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Why is sustainability important for an economics student?

By Madhura J

Updated March 21, 2022 Updated March 21, 2022

Sustainability and environmental issues are slowly making their way into the classroom as businesses, organisations and individuals around the world start to understand that protecting the planet while securing our livelihoods is something that we need to weave into our everyday actions.  

I’ve seen schools, colleges and universities start to incorporate sustainability topics in their curricula, as young people demand that their educators take matters seriously and provide the knowledge required to live, work and make change in the climate emergency. And it’s no different for students of economics.  

In fact, one of the sayings you hear a lot as an economics student is ‘resources are limited but human wants are unlimited.’ It’s a quote commonly used by economists like Adam Smith who proposed a theory for the ways to satisfy unlimited human wants. Since resources are limited, we’re faced with the prospect of scarcity which then forces us to make choices. And the choices we make have a huge impact on the economy and the world.  

Economics is the study of how people make choices, while considering how choices are constrained because of limited resources such as money, time, information and materials. Economists also consider how policies and practices could help people make better choices for themselves, their families, or for society (British Academy). So as an economics student, there's an opportunity to make positive changes to the choices people make when it comes to sustainability. 

Here are some reasons why sustainability is important to an economics student and how you can – and should – incorporate the environment into your learning. 

Promoting prosperity while protecting the climate 

The United Nations has set up 17 Sustainable Development Goals (SDGs) in line with its agenda of ‘promoting prosperity while protecting the climate’. The SDGs are set to be achieved by 2030, so learning about the goals and finding ways to implement them is the call of this decade. As a future economist, learning about SGDs has helped me to understand and interpret concepts like the Green GDP, which can illustrate how certain green initiatives can be used as a sustainable way to invest in companies that take up environmentally conscious business practices. 

Climate change has brought about threats like poverty and food insecurity, and while rapid economic growth has helped reduce food insecurity to some extent, extreme hunger and malnutrition continue to pester several parts of the world. So, promoting sustainable agriculture (one of the SDGs) could prove to be essential for ending food insecurity and malnutrition, and provide employment opportunities for many people. 

Understanding externalities with respect to the environment 

As an economics student, you hear the word ‘externalities’ often, which is the cost or benefit that is caused by a producer but is not financially incurred or received by the producer. I recently had the opportunity to study externalities with respect to the environment and it helped me to understand problems caused by industrialisation and consequences of technological changes in different areas, like agriculture.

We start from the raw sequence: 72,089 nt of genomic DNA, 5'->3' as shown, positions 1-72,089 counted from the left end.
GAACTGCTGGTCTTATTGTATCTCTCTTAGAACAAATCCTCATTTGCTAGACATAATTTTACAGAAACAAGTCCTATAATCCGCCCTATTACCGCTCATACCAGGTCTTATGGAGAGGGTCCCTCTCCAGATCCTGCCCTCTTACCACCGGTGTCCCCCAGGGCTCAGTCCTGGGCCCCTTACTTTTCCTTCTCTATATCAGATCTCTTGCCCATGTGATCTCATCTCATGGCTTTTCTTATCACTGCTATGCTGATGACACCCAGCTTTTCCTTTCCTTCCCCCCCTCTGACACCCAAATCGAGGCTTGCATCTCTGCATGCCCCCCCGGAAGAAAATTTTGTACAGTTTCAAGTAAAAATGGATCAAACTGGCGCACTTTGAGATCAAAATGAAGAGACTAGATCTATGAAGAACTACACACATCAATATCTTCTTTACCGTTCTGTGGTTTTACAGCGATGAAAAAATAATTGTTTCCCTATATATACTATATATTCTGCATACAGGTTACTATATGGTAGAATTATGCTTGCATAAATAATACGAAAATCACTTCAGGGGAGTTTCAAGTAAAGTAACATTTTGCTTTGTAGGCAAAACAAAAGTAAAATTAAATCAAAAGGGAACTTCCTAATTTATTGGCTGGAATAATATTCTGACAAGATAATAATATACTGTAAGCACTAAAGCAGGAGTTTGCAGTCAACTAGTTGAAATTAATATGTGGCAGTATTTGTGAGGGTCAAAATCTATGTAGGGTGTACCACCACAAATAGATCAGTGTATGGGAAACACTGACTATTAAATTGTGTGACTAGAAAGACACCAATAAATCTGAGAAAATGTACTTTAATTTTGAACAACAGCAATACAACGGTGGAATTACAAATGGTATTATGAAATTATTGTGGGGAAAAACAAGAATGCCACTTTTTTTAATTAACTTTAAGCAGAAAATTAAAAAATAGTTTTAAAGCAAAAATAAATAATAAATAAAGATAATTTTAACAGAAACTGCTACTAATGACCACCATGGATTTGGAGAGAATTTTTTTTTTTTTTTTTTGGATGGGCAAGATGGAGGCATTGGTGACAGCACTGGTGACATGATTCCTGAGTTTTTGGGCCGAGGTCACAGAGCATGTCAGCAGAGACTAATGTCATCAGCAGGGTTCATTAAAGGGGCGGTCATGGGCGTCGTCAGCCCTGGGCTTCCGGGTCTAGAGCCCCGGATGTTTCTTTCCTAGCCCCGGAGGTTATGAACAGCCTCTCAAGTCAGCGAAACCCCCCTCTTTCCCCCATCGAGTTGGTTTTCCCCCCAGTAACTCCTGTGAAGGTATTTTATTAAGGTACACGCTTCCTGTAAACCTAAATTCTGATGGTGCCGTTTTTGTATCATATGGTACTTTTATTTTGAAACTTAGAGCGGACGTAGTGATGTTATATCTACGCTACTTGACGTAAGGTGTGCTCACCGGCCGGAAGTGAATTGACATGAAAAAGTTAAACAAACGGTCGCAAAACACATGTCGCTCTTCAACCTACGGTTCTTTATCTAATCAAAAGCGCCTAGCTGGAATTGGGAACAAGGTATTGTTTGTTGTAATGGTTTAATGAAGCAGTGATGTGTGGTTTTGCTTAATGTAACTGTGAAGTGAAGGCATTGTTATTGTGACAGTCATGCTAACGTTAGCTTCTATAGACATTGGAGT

I’ve also studied mathematical models to maximise the amount of goods transported in the shipping industry, but I was only able to see these challenges in a different light after I learned to acknowledge the environmental costs involved in the process of shipping. This awareness increased my sensitivity towards the environment and will certainly help me build better economic models in the future. 

How is the government protecting the environment? 

Understanding the role of public players in protecting the environment is something that economics students should be keen to know more about but it’s important for all citizens to know, too.   

Being aware of the sustainability initiatives launched by the Indian government helped me to understand the economic impacts of those initiatives and how I might use or adapt those examples in my own work.  

I’m particularly interested in knowing more about how the government plans to instil sustainability in its young population. In 2019, the University Grants Commission of India announced their Green Campus Policy which proposed guidelines that ranged from reducing waste on campuses to including sustainability and environmental studies in the curricula across the country. The inclusion of sustainability and environmental studies in my curriculum has made me aware of the ways in which sustainability is closely linked with the economy.  

Fun and innovative solutions to promote sustainable economic growth 

Most importantly, studying economics and sustainability together helps us to discover innovative ways to promote sustainable economic growth. One interesting concept of behavioural economics that I am endlessly fascinated by is a ‘nudge’, which is basically an action taken to alter someone’s choice without forcing them to take it, forbidding any other options or significantly changing their economic incentives. It’s essentially ‘nudging’ someone in the right direction and it’s a technique that can be used to nudge people towards sustainability too

Protecting the environment has fast become one of the world’s most urgent issues, which is why it’s important for us all to find ways to invest and encourage action in sustainability and the climate. Economics is just one way we can do that, but it’s an incredibly important one.  


These are just some of the many reasons why I feel that sustainability is important for someone like me who is studying economics. 

This article was originally published in March 2022 .

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